has significantly advanced the state-of-the-art performance on a wide variety of computer vision tasks, which makes deep CNN a dominant machine learning approach for computer vision. Face recognition, as one of the most common computer vision tasks, has been extensively studied for decades[37, 45, 22, 19, 20, 40, 2]
. Early studies build shallow models with low-level face features, while modern face recognition techniques are greatly advanced driven by deep CNNs. Face recognition usually includes two sub-tasks: face verification and face identification. Both of these two tasks involve three stages: face detection, feature extraction, and classification. A deep CNN is able to extract clean high-level features, making itself possible to achieve superior performance with a relatively simple classification architecture: usually, a multilayer perceptron networks followed by a softmax loss[35, 32]. However, recent studies [42, 24, 23] found that the traditional softmax loss is insufficient to acquire the discriminating power for classification.
To encourage better discriminating performance, many research studies have been carried out [42, 5, 7, 10, 39, 23]. All these studies share the same idea for maximum discrimination capability: maximizing inter-class variance and minimizing intra-class variance. For example, [42, 5, 7, 10, 39] propose to adopt multi-loss learning in order to increase the feature discriminating power. While these methods improve classification performance over the traditional softmax loss, they usually come with some extra limitations. For , it only explicitly minimizes the intra-class variance while ignoring the inter-class variances, which may result in suboptimal solutions. [5, 7, 10, 39] require thoroughly scheming the mining of pair or triplet samples, which is an extremely time-consuming procedure. Very recently,  proposed to address this problem from a different perspective. More specifically,  (A-softmax) projects the original Euclidean space of features to an angular space, and introduces an angular margin for larger inter-class variance.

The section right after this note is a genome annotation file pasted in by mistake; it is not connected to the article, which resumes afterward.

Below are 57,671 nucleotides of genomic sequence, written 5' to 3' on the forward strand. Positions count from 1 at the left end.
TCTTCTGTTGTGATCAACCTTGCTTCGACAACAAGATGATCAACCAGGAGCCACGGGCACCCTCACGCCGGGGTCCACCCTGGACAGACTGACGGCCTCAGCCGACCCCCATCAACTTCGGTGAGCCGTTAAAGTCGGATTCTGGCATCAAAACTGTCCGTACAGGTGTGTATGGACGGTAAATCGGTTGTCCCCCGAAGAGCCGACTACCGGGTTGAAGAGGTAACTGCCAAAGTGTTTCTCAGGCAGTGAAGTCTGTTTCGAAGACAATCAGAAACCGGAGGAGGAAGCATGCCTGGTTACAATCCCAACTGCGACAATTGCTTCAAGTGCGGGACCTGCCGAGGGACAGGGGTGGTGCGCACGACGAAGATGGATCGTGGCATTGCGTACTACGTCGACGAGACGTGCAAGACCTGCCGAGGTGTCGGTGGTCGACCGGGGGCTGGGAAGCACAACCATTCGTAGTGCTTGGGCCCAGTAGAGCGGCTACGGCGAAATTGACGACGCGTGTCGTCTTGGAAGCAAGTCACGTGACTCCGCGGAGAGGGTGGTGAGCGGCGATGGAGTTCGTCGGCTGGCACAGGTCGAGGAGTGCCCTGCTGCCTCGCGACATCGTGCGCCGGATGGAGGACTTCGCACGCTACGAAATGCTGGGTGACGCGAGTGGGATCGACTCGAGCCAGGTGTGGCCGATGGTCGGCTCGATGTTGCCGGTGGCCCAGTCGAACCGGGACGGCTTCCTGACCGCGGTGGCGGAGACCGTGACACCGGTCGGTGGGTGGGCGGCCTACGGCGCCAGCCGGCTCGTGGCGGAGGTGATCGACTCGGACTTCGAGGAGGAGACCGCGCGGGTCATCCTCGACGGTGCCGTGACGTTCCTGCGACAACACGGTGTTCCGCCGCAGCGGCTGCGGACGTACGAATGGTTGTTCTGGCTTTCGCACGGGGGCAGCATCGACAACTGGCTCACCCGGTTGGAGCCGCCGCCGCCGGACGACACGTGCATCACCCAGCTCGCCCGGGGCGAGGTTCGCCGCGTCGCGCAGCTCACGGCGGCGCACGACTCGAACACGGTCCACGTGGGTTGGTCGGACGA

Compared to the Euclidean margin suggested by [42, 5, 10], the angular margin is preferred because the cosine of the angle has intrinsic consistency with softmax. The formulation of cosine matches the similarity measurement that is frequently applied to face recognition. From this perspective, it is more reasonable to directly introduce cosine margin between different classes to improve the cosine-related discriminative information.
In this paper, we reformulate the softmax loss as a cosine loss by normalizing both features and weight vectors to remove radial variations, based on which a cosine margin term is introduced to further maximize the decision margin in the angular space. Specifically, we propose a novel algorithm, dubbed Large Margin Cosine Loss (LMCL), which takes the normalized features as input to learn highly discriminative features by maximizing the inter-class cosine margin. Formally, we define a hyper-parameter such that the decision boundary is given by , where is the angle between the feature and weight of class .
For comparison, the decision boundary of the A-Softmax is defined over the angular space by , which has a difficulty in optimization due to the non-monotonicity of the cosine function. To overcome such a difficulty, one has to employ an extra trick with an ad-hoc piecewise function for A-Softmax. More importantly, the decision margin of A-softmax depends on , which leads to different margins for different classes. As a result, in the decision space, some inter-class features have a larger margin while others have a smaller margin, which reduces the discriminating power. Unlike A-Softmax, our approach defines the decision margin in the cosine space, thus avoiding the aforementioned shortcomings.
Based on the LMCL, we build a sophisticated deep model called CosFace, as shown in Figure 1. In the training phase, LMCL guides the ConvNet to learn features with a large cosine margin. In the testing phase, the face features are extracted from the ConvNet to perform either face verification or face identification. We summarize the contributions of this work as follows:
(1) We embrace the idea of maximizing inter-class variance and minimizing intra-class variance and propose a novel loss function, called LMCL, to learn highly discriminative deep features for face recognition.
(2) We provide reasonable theoretical analysis based on the hyperspherical feature distribution encouraged by LMCL.
2 Related Work
Deep Face Recognition. Recently, face recognition has achieved significant progress thanks to the great success of deep CNN models [18, 15, 34, 9]. In DeepFace  and DeepID , face recognition is treated as a multi-class classification problem and deep CNN models are first introduced to learn features on large multi-identities datasets. DeepID2  employs identification and verification signals to achieve better feature embedding. Recent works DeepID2+  and DeepID3  further explore the advanced network structures to boost recognition performance. FaceNet  uses triplet loss to learn an Euclidean space embedding and a deep CNN is then trained on nearly 200 million face images, leading to the state-of-the-art performance. Other approaches [41, 11] also prove the effectiveness of deep CNNs on face recognition.